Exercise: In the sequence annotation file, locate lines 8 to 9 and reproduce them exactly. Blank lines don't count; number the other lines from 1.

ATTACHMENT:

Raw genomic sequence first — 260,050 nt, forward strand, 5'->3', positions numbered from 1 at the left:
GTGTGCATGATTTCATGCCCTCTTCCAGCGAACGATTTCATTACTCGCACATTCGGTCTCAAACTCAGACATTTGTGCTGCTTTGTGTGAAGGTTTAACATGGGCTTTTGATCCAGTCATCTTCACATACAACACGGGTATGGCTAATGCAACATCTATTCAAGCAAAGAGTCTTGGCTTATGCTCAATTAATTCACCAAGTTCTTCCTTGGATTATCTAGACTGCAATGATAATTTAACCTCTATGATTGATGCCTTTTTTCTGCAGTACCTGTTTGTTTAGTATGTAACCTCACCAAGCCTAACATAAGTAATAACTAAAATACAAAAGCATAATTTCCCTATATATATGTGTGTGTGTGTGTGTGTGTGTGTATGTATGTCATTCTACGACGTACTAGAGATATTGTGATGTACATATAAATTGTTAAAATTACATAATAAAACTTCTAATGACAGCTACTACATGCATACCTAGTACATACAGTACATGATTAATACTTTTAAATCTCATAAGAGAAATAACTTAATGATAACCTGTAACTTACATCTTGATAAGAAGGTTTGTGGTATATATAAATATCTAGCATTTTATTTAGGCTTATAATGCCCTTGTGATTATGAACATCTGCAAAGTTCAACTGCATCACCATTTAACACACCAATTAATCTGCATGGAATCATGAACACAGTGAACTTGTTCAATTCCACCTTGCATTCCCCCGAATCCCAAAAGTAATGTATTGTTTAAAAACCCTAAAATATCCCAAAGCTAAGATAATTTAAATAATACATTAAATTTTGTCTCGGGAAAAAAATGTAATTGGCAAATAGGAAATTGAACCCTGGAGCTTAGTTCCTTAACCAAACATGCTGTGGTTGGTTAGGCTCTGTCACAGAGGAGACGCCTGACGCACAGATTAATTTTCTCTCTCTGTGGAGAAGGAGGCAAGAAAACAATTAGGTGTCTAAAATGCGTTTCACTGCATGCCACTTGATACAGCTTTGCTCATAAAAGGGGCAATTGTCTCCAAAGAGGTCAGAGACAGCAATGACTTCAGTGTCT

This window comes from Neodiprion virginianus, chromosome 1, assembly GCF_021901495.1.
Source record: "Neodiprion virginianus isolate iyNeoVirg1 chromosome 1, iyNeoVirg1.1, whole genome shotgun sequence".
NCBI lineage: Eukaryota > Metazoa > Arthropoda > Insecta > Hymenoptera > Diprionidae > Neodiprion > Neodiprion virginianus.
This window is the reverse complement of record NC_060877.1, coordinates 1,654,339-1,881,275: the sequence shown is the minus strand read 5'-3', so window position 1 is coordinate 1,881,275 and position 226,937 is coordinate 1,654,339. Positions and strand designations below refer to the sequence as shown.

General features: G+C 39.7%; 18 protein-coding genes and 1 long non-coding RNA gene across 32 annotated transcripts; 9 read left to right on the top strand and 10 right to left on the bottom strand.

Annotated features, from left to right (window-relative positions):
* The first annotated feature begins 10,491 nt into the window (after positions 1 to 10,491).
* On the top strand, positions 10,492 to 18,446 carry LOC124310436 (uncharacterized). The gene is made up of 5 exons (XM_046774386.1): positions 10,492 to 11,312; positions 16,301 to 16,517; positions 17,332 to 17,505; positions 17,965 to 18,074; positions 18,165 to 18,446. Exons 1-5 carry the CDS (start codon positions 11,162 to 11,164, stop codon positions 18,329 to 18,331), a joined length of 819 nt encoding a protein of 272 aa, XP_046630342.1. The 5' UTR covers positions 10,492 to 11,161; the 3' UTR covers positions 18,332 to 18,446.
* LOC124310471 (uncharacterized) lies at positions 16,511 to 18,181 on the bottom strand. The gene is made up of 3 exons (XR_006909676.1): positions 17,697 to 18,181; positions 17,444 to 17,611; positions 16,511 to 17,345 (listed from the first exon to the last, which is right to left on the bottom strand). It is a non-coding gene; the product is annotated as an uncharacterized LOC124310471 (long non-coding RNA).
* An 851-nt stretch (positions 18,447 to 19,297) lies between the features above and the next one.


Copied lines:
Annotated features, from left to right (window-relative positions):
* The first annotated feature begins 10,491 nt into the window (after positions 1 to 10,491).